Making Celtic Knots (felt-tip pen)

This is an easy way to draw a Celtic knot. You don't have to rub anything out! This method uses colour and outlines. It is particularly suitable for free-form, flowing knots and entangled animals, as used in illuminated manuscripts. It is so simple that it can be used by young children. If drawing it on paper (in the 'real world'), then use a pale broad felt tip pen for the initial lines, and a dark thin felt tip for the outlines.
 Draw some lines Cross with some more lines Outline one line, with a gap where the line goes underneath Outline the other lines. Make sure the gaps are right! Outline the rest of the lines Join two of the lines Join the rest, with the corners This has left two ends. I've added a head and tail!

 Here is an action replay of that!

If you have an even number of lines in both directions, as in the example above, there is only one way to have the knot as a single string, and you will get two loose ends. You can get other effects by joining the ends in different ways, but these lead to different numbers of strings. I've coloured them differently to high-light this, but you can colour them all the same and many people wouldn't notice!
If you want a knot with just one string and no loose ends, you must start with an odd number of lines in both directions. You don't need to restrict yourself to a square. You can also tilt the shape into a diamond. Here you must start with a square.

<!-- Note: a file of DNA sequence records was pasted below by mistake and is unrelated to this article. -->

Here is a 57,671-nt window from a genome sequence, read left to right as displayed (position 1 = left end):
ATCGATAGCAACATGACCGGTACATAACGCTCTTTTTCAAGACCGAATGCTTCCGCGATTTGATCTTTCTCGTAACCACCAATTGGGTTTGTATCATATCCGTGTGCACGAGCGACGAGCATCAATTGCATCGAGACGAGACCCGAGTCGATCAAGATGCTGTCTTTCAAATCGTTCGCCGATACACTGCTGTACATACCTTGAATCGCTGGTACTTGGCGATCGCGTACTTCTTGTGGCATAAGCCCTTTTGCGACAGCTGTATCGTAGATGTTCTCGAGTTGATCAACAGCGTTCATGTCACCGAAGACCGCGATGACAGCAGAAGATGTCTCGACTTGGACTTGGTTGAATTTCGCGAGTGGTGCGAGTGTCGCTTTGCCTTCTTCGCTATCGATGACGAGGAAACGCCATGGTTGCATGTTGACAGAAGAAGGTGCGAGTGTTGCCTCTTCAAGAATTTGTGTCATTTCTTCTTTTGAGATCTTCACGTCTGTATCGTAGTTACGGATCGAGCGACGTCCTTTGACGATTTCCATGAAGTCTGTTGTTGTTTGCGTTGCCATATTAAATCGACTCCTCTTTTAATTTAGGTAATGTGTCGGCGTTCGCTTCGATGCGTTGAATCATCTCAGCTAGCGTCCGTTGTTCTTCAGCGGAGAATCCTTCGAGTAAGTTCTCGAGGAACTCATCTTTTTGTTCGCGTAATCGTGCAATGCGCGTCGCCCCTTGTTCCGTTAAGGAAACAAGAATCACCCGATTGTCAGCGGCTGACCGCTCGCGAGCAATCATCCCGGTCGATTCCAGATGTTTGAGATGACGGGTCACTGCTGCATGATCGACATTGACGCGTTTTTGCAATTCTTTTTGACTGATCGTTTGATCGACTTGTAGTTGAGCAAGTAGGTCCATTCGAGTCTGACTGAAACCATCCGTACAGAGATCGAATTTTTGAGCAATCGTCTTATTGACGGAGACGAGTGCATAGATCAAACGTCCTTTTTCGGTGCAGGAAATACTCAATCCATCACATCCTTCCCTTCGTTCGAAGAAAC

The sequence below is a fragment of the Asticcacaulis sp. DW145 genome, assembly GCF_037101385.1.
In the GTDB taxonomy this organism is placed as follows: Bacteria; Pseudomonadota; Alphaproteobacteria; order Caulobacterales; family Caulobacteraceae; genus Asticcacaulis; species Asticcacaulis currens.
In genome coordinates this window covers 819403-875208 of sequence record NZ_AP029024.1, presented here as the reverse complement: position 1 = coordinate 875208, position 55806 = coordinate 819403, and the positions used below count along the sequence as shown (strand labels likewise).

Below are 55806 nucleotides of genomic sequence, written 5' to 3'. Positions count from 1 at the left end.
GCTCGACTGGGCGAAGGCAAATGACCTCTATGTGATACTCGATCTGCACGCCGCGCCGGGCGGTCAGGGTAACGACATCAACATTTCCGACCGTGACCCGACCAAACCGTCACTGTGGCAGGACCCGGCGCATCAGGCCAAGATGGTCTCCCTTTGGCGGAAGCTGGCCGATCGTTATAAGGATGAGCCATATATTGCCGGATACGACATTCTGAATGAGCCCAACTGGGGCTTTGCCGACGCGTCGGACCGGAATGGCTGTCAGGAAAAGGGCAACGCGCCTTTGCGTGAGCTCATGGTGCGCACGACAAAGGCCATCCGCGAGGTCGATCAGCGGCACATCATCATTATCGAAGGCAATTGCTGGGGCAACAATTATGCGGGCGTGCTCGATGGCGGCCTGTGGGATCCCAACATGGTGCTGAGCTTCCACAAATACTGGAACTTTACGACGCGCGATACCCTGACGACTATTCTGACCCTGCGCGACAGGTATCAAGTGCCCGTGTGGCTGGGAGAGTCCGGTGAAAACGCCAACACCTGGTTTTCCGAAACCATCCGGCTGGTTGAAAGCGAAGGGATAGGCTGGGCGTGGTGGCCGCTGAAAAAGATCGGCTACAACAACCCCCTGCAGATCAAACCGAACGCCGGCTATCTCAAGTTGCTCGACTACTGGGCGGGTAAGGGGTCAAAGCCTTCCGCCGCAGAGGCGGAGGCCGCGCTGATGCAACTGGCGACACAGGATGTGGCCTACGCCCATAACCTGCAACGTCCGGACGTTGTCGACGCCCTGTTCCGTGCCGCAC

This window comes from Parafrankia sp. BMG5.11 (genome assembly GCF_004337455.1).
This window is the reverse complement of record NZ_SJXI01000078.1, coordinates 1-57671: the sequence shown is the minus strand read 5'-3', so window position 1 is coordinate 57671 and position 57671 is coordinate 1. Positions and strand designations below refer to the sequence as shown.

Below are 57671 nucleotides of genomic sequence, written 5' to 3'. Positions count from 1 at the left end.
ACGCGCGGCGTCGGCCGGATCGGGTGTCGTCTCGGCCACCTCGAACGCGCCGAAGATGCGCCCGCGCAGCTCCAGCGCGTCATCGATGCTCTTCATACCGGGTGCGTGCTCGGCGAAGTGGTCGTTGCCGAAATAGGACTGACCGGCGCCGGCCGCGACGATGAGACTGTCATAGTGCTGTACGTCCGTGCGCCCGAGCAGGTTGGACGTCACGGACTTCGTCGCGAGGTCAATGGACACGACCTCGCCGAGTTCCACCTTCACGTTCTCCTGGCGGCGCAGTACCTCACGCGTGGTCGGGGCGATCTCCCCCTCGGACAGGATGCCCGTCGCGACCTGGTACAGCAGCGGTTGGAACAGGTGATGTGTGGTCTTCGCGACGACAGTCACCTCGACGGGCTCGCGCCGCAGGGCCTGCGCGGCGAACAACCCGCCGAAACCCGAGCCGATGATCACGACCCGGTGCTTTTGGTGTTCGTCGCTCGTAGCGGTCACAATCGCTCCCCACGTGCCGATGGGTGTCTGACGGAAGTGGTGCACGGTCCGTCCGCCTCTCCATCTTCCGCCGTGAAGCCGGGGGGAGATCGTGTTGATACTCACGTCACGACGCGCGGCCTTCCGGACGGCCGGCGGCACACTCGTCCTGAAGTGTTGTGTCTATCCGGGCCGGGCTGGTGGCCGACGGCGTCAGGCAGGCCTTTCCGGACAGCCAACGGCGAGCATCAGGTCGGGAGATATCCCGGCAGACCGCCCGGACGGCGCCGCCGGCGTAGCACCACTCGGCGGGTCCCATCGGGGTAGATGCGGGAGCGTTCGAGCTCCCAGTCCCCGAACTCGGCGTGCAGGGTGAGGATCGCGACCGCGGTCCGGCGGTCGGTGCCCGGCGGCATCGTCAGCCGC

You can also join the ends to make other combinations, with more strings.

Once you've mastered the technique, you can try more complicated shapes. You can vary the length of the lines to produce a diamond, and then join them in the usual way. The shape on the left uses several strings. The tilted shape on the right only has one string. You might think it similar to the rectangular knots above, but note the diagonal strings.

You can make any shape you want. Draw out the lines in the paler colour, making sure that they cross approximately at right angles, and that you've left a little room between them. Then draw the outlines, making sure that the lines go over and under. You can have circles, if you want! This technique is so simple to do that children under 10 years old can use it to produce their own designs. Just encourage them to draw the crossing lines first, then the outlines, then join the ends, or finish them with twirls or blobs or heads and tails. The octopus on the right is an original design by a child. You didn't know that an octopus could cross its arms, did you?

You do not need to restrict yourself to a simple grid pattern (see left). Draw the crossing lines as you will, then follow one line, outlining as you go.

I am not sure whether the painters of illuminated manuscripts used this technique. I don't see why not. They didn't have felt tip pens, of course, but they could paint in the colour, and let it dry. Then they could do the outlines in a dark paint with a fine brush. This technique couldn't be used in stone, such as the Celtic crosses in the Isle of Man and elsewhere.